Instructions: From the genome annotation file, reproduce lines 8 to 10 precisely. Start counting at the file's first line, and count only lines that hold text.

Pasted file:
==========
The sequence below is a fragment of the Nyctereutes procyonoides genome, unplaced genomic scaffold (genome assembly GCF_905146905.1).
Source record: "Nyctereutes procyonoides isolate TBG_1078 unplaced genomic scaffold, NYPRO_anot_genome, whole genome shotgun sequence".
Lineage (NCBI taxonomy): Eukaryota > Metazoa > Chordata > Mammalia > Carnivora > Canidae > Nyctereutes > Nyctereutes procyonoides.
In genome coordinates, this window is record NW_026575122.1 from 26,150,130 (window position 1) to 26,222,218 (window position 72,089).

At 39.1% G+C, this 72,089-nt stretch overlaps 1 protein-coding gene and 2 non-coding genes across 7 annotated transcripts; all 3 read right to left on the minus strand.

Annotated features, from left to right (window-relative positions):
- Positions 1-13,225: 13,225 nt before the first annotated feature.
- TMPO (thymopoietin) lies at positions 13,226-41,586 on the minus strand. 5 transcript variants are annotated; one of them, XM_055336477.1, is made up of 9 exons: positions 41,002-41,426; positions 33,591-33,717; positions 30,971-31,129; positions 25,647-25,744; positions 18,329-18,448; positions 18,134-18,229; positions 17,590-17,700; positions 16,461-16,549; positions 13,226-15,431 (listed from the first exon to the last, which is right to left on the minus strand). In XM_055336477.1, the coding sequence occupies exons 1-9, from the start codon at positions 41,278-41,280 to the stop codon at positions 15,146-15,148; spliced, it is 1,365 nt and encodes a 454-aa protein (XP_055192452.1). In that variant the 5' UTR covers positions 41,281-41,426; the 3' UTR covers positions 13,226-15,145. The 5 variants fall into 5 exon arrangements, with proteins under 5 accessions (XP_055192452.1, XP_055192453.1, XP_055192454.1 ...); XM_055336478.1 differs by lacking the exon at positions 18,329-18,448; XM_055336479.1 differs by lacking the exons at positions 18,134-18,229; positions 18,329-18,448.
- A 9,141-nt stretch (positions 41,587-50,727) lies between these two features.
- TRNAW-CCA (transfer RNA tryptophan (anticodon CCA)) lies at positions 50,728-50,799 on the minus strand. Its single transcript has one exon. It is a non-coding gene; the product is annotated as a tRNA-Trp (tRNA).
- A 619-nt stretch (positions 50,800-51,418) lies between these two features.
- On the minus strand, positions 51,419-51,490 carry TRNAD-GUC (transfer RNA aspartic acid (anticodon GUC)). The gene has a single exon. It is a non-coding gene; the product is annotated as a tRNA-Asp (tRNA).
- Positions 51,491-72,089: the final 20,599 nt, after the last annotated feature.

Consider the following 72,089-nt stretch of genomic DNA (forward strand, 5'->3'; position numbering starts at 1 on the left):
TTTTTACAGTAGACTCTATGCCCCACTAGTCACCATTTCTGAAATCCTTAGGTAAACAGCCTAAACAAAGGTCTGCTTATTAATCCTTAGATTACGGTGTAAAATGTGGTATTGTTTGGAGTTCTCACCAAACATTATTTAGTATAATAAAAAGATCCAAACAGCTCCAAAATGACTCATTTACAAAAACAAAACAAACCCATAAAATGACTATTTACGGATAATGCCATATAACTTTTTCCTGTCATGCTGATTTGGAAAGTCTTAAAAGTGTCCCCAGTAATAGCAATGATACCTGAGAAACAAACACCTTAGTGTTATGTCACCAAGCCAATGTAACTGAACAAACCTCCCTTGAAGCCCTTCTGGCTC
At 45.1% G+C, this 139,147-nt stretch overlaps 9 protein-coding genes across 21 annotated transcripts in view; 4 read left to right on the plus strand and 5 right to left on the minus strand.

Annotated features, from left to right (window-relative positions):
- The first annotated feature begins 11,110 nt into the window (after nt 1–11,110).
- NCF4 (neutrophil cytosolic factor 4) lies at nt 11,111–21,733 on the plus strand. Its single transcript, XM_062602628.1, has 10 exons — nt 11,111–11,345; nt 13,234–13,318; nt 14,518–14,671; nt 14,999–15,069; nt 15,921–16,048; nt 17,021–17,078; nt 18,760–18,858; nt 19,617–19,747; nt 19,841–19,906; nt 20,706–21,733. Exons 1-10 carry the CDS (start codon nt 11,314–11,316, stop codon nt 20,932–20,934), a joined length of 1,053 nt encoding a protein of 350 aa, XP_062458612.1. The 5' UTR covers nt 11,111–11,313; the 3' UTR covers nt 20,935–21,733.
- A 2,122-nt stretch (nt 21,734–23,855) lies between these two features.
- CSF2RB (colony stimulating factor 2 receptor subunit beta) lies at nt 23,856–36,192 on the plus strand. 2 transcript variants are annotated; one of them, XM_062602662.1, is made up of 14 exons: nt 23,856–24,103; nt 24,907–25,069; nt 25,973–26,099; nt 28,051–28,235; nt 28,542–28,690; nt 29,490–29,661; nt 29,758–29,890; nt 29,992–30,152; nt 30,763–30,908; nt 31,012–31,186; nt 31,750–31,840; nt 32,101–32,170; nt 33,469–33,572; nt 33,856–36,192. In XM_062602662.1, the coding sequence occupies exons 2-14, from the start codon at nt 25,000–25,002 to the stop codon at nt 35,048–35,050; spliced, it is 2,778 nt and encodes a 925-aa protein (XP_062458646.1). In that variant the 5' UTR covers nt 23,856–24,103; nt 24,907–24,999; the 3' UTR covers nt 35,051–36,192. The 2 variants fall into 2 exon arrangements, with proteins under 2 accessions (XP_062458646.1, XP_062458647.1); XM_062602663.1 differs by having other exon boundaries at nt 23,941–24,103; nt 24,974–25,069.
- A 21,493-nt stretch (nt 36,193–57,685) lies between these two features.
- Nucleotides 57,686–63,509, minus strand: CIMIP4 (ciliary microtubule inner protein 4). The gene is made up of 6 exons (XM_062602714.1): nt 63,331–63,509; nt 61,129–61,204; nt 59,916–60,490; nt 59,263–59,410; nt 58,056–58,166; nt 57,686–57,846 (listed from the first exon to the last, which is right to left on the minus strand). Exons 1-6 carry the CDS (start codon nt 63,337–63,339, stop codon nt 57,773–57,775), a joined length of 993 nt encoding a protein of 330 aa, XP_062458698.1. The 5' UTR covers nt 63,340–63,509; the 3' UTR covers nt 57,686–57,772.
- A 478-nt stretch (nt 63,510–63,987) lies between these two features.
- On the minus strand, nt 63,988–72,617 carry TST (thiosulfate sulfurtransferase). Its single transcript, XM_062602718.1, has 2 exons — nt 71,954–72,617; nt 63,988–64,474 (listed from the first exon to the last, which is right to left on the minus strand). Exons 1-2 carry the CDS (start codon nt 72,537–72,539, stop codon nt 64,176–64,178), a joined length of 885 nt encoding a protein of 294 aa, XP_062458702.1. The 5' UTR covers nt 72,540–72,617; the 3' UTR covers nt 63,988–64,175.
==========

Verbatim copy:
- TMPO (thymopoietin) lies at positions 13,226-41,586 on the minus strand. 5 transcript variants are annotated; one of them, XM_055336477.1, is made up of 9 exons: positions 41,002-41,426; positions 33,591-33,717; positions 30,971-31,129; positions 25,647-25,744; positions 18,329-18,448; positions 18,134-18,229; positions 17,590-17,700; positions 16,461-16,549; positions 13,226-15,431 (listed from the first exon to the last, which is right to left on the minus strand). In XM_055336477.1, the coding sequence occupies exons 1-9, from the start codon at positions 41,278-41,280 to the stop codon at positions 15,146-15,148; spliced, it is 1,365 nt and encodes a 454-aa protein (XP_055192452.1). In that variant the 5' UTR covers positions 41,281-41,426; the 3' UTR covers positions 13,226-15,145. The 5 variants fall into 5 exon arrangements, with proteins under 5 accessions (XP_055192452.1, XP_055192453.1, XP_055192454.1 ...); XM_055336478.1 differs by lacking the exon at positions 18,329-18,448; XM_055336479.1 differs by lacking the exons at positions 18,134-18,229; positions 18,329-18,448.
- A 9,141-nt stretch (positions 41,587-50,727) lies between these two features.
- TRNAW-CCA (transfer RNA tryptophan (anticodon CCA)) lies at positions 50,728-50,799 on the minus strand. Its single transcript has one exon. It is a non-coding gene; the product is annotated as a tRNA-Trp (tRNA).